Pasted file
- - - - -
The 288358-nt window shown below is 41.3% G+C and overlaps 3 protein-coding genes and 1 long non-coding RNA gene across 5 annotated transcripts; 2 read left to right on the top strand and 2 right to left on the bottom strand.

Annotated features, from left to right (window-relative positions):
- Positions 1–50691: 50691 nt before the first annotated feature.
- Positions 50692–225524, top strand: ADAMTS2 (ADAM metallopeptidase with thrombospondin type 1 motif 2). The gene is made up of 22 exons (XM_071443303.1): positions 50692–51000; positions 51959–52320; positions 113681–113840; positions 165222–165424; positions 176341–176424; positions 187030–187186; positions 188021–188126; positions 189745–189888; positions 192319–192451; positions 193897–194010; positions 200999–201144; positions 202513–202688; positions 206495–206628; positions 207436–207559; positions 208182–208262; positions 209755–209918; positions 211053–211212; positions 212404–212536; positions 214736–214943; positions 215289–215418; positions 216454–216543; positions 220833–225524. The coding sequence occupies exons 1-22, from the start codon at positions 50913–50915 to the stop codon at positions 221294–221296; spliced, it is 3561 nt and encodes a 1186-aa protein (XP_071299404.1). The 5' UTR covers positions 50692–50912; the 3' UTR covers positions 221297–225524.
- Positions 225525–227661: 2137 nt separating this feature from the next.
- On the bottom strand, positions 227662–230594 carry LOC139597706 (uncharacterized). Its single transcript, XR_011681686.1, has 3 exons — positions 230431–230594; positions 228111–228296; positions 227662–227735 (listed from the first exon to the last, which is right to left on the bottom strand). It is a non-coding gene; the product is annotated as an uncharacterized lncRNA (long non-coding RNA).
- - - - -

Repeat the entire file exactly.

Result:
The 288358-nt window shown below is 41.3% G+C and overlaps 3 protein-coding genes and 1 long non-coding RNA gene across 5 annotated transcripts; 2 read left to right on the top strand and 2 right to left on the bottom strand.

Annotated features, from left to right (window-relative positions):
- Positions 1–50691: 50691 nt before the first annotated feature.
- Positions 50692–225524, top strand: ADAMTS2 (ADAM metallopeptidase with thrombospondin type 1 motif 2). The gene is made up of 22 exons (XM_071443303.1): positions 50692–51000; positions 51959–52320; positions 113681–113840; positions 165222–165424; positions 176341–176424; positions 187030–187186; positions 188021–188126; positions 189745–189888; positions 192319–192451; positions 193897–194010; positions 200999–201144; positions 202513–202688; positions 206495–206628; positions 207436–207559; positions 208182–208262; positions 209755–209918; positions 211053–211212; positions 212404–212536; positions 214736–214943; positions 215289–215418; positions 216454–216543; positions 220833–225524. The coding sequence occupies exons 1-22, from the start codon at positions 50913–50915 to the stop codon at positions 221294–221296; spliced, it is 3561 nt and encodes a 1186-aa protein (XP_071299404.1). The 5' UTR covers positions 50692–50912; the 3' UTR covers positions 221297–225524.
- Positions 225525–227661: 2137 nt separating this feature from the next.
- On the bottom strand, positions 227662–230594 carry LOC139597706 (uncharacterized). Its single transcript, XR_011681686.1, has 3 exons — positions 230431–230594; positions 228111–228296; positions 227662–227735 (listed from the first exon to the last, which is right to left on the bottom strand). It is a non-coding gene; the product is annotated as an uncharacterized lncRNA (long non-coding RNA).